Monday, June 5, 2017

For the public, a fake apology for price-gouging. Behind closed doors, a much more interesting conversation.

The conventional wisdom in public relations says that when a company is faced with a crisis, it should apologize profusely and take decisive action to fix the problem. But here's a more effective idea. How about issue a fake apology, do nothing, and laugh all the way to the bank?

That's what Mylan did in response to public outrage last year over the price of the EpiPen. You remember the story: the epinephrine in the pen cost a buck, but Mylan had jacked the price up to $609 a box. When the story went public and legislators started asking hard questions, Mylan apologized and promised to fix the problem. Then it did nothing. Now the company is in trouble again for overcharging Medicaid.

All this is laid out in a long piece by Charles Duhigg on the business page of the New York Times. It's a sordid tale with lots of grimy details, but one of the most telling stories comes early on, when middle managers at Mylan started raising questions about the price of the EpiPen with Robert Coury, Mylan's chairman.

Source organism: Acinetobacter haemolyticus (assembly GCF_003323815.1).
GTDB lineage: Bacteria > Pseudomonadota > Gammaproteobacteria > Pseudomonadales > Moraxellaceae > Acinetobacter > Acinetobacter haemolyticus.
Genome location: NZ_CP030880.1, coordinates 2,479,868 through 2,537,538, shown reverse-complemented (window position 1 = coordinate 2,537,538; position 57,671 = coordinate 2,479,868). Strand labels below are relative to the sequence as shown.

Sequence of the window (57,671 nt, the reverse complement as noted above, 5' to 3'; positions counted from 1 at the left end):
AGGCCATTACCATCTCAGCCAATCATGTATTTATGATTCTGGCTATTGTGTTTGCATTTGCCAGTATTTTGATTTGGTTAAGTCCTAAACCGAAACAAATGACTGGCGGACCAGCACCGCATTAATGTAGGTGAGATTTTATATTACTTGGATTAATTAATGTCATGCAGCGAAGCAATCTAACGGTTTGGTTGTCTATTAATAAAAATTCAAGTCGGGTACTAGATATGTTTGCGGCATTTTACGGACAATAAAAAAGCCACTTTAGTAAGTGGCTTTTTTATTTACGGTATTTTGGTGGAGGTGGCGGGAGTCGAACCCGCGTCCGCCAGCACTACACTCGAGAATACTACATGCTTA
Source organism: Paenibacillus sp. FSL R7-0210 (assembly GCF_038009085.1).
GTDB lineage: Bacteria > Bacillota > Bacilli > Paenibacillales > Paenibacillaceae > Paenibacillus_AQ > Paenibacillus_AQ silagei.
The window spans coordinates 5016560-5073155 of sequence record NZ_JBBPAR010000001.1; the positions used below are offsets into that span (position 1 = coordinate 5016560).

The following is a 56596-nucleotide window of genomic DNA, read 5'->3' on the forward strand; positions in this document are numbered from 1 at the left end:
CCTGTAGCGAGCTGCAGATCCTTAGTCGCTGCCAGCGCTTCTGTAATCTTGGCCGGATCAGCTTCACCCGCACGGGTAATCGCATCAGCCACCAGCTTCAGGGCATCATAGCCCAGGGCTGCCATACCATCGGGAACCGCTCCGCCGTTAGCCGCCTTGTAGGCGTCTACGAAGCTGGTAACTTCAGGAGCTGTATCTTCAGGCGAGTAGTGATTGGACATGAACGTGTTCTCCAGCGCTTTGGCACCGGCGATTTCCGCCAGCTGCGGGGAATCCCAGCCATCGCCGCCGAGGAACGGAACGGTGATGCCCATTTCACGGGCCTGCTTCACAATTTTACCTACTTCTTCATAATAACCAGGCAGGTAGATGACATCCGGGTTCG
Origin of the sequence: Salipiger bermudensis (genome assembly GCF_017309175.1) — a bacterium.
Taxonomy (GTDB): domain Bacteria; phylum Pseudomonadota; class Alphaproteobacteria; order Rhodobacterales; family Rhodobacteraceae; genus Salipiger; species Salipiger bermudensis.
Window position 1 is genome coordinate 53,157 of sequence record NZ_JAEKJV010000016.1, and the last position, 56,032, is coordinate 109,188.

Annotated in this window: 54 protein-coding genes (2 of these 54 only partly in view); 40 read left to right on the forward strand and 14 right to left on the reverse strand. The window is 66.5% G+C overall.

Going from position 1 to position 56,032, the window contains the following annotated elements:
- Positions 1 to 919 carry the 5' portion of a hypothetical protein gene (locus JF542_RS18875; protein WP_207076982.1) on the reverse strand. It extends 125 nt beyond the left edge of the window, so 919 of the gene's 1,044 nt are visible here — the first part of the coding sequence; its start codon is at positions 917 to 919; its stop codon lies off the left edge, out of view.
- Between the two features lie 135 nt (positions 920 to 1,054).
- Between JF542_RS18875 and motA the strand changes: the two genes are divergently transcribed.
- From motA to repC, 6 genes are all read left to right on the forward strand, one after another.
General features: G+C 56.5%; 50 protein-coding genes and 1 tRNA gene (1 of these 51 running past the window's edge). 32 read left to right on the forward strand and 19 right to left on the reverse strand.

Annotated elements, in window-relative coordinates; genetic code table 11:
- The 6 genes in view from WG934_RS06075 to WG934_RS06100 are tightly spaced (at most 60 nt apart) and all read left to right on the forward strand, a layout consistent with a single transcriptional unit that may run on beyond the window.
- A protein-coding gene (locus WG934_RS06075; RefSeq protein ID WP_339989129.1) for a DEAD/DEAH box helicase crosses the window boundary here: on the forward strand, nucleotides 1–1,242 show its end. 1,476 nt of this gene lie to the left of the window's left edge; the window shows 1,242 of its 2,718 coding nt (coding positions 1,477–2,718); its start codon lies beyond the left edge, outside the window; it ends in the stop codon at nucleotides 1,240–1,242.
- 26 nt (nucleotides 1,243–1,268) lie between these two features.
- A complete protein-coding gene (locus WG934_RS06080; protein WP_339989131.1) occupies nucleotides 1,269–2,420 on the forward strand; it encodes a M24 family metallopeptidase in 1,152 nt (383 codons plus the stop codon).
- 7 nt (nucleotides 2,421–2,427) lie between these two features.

Mr. Coury replied that he was untroubled. He raised both his middle fingers and explained, using colorful language, that anyone criticizing Mylan, including its employees, ought to go copulate with themselves. Critics in Congress and on Wall Street, he said, should do the same. And regulators at the Food and Drug Administration? They, too, deserved a round of anatomically challenging self-fulfillment.

Later comes this gem.

Then there are situations that, at other firms, might have set off firings or corporate soul-searching, but that at Mylan caused neither. In 2007, reporters discovered that Ms. Bresch had not received the M.B.A. degree she claimed on her résumé. In 2012, Mr. Coury was criticized by investors and the media for repeatedly using the company plane to fly his son to music concerts. (And then there was the time, in 2013, when Mr. Coury, at a Goldman Sachs conference, indicated his dislike for hypothetical questions by saying that “if your aunt had balls, she’d be your uncle.”)

When asked, Ms. Bresch told the reporter there was nothing about the culture at Mylan that she would change

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